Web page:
University of Virginia, Charlottesville, Virginia, USA
The summary of the keynotes delivered in the ballroom of the University of Virginia, Charlottesville, Virginia, USA, and venue for the 8th AOSD conference 2009.

Wednesday, 4th March 9 am – 10:30 am
Paul Daugherty, Chief Technology Architecture at Accenture

The Future of Software Architecture for Large-Scale Business Solutions: Modularity, Scalability, and Separation of Concerns

Chief Technology Officer, Accenture
Paul Daugherty

The speech states that embracing advanced software engineering approaches has great promise in solving business challenges arising from the complexity created by today’s development of large-scale software projects. For instance, modularization holds this promise to reduce software design complexities. The key to modularization is adequate separation of concerns.

Thursday 5th March 9 am- 10:30 am
Prof. John A. Stankovic, Computer Science Department, University of Virginia, USA

Cyber-Physical Systems: Aspects As Basis For Robustness And Openness

John A. Stankovic
John A. Stankovic

The speech addresses the expansion in communication and computing capabilities. Cyber-physical systems are the systems that bridge the cyber-world of communication and computing with the physical environment. Cyber-Physical systems seek to transform how people relate and control their physical world. This includes aerospace systems, medical systems, defense systems, robotic systems, factory automation, and process control, among others.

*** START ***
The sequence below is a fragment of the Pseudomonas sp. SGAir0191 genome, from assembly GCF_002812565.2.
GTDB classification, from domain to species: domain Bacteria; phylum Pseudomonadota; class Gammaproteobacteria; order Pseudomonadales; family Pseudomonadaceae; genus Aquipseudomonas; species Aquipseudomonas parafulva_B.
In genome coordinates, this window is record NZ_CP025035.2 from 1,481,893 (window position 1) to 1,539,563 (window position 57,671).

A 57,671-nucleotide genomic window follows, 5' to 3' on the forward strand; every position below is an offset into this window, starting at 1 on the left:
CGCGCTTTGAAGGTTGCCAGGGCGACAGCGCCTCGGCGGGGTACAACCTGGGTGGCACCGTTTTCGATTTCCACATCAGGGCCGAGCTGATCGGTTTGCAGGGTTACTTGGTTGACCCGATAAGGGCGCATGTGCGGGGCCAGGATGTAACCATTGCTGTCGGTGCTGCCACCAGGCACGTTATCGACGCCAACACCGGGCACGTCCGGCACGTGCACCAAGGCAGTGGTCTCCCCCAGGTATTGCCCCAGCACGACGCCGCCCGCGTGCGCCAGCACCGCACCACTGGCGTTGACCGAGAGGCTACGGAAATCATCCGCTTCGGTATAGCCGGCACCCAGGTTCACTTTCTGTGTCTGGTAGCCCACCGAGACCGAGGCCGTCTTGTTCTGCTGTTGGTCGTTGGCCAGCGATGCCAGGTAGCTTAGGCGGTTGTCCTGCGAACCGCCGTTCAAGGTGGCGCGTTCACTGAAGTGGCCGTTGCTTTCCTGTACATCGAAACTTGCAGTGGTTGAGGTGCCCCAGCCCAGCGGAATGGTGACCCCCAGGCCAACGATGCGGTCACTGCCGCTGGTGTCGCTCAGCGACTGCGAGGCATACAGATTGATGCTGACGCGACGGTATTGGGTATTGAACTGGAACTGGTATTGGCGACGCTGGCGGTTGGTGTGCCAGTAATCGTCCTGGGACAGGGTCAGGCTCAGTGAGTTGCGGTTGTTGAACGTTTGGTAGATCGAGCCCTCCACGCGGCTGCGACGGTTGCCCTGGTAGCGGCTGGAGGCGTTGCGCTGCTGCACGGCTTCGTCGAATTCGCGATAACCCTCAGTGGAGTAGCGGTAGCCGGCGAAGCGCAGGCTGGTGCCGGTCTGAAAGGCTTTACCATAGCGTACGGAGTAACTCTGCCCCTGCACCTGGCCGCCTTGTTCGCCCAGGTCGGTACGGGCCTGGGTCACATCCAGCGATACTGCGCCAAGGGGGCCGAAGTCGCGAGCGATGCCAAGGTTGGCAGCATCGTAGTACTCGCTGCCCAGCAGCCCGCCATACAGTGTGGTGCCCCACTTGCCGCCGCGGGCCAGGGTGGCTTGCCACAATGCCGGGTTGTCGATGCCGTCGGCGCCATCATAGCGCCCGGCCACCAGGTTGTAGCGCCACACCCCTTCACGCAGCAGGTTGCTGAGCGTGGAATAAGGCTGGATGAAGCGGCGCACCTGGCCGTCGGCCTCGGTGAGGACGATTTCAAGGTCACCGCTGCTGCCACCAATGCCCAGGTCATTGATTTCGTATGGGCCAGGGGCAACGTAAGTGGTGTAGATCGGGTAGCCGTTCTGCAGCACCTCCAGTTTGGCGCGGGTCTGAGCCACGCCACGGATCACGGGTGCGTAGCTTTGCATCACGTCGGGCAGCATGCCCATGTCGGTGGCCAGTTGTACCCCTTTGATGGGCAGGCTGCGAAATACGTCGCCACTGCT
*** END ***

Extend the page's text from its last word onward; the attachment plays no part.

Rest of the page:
Friday 6th March 9:00 – 10:30 am
Prof. Gail Murphy, Computer science department, University of British Columbia

Everyday Aspects

Prof. Gail Murphy
Prof. Gail Murphy

The speech relates the importance of modularization to everyday tasks. Programmers carry out evolutionary tasks by making changes to many modules including the target system. For all of this, aspect-orientation programming helps to make things easier and better through modularization which can be more difficult with other languages. The speech goes on to ask how everyday tasks performed by information workers compare to the programmer’s use of modularity. Do they have any gains in the use of modularity?